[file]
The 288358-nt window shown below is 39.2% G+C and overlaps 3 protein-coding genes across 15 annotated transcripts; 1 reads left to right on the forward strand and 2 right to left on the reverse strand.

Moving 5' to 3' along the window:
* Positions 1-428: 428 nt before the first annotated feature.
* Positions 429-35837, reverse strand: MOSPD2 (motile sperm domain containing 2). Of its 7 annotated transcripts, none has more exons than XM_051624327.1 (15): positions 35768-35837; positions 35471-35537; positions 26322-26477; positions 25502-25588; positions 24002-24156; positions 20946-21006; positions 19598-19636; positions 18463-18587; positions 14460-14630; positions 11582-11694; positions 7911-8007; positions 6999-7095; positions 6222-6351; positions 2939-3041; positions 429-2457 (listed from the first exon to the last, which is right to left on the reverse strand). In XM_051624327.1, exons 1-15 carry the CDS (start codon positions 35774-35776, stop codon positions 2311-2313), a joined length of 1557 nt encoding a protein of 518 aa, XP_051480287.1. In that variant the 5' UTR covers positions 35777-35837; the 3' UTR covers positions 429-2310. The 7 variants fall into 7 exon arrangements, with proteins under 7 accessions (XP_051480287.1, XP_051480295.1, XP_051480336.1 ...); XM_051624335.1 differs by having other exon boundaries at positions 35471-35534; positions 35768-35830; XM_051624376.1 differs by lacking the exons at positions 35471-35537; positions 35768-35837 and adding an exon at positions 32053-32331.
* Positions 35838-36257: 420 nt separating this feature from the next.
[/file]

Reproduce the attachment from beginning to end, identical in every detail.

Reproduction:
The 288358-nt window shown below is 39.2% G+C and overlaps 3 protein-coding genes across 15 annotated transcripts; 1 reads left to right on the forward strand and 2 right to left on the reverse strand.

Moving 5' to 3' along the window:
* Positions 1-428: 428 nt before the first annotated feature.
* Positions 429-35837, reverse strand: MOSPD2 (motile sperm domain containing 2). Of its 7 annotated transcripts, none has more exons than XM_051624327.1 (15): positions 35768-35837; positions 35471-35537; positions 26322-26477; positions 25502-25588; positions 24002-24156; positions 20946-21006; positions 19598-19636; positions 18463-18587; positions 14460-14630; positions 11582-11694; positions 7911-8007; positions 6999-7095; positions 6222-6351; positions 2939-3041; positions 429-2457 (listed from the first exon to the last, which is right to left on the reverse strand). In XM_051624327.1, exons 1-15 carry the CDS (start codon positions 35774-35776, stop codon positions 2311-2313), a joined length of 1557 nt encoding a protein of 518 aa, XP_051480287.1. In that variant the 5' UTR covers positions 35777-35837; the 3' UTR covers positions 429-2310. The 7 variants fall into 7 exon arrangements, with proteins under 7 accessions (XP_051480287.1, XP_051480295.1, XP_051480336.1 ...); XM_051624335.1 differs by having other exon boundaries at positions 35471-35534; positions 35768-35830; XM_051624376.1 differs by lacking the exons at positions 35471-35537; positions 35768-35837 and adding an exon at positions 32053-32331.
* Positions 35838-36257: 420 nt separating this feature from the next.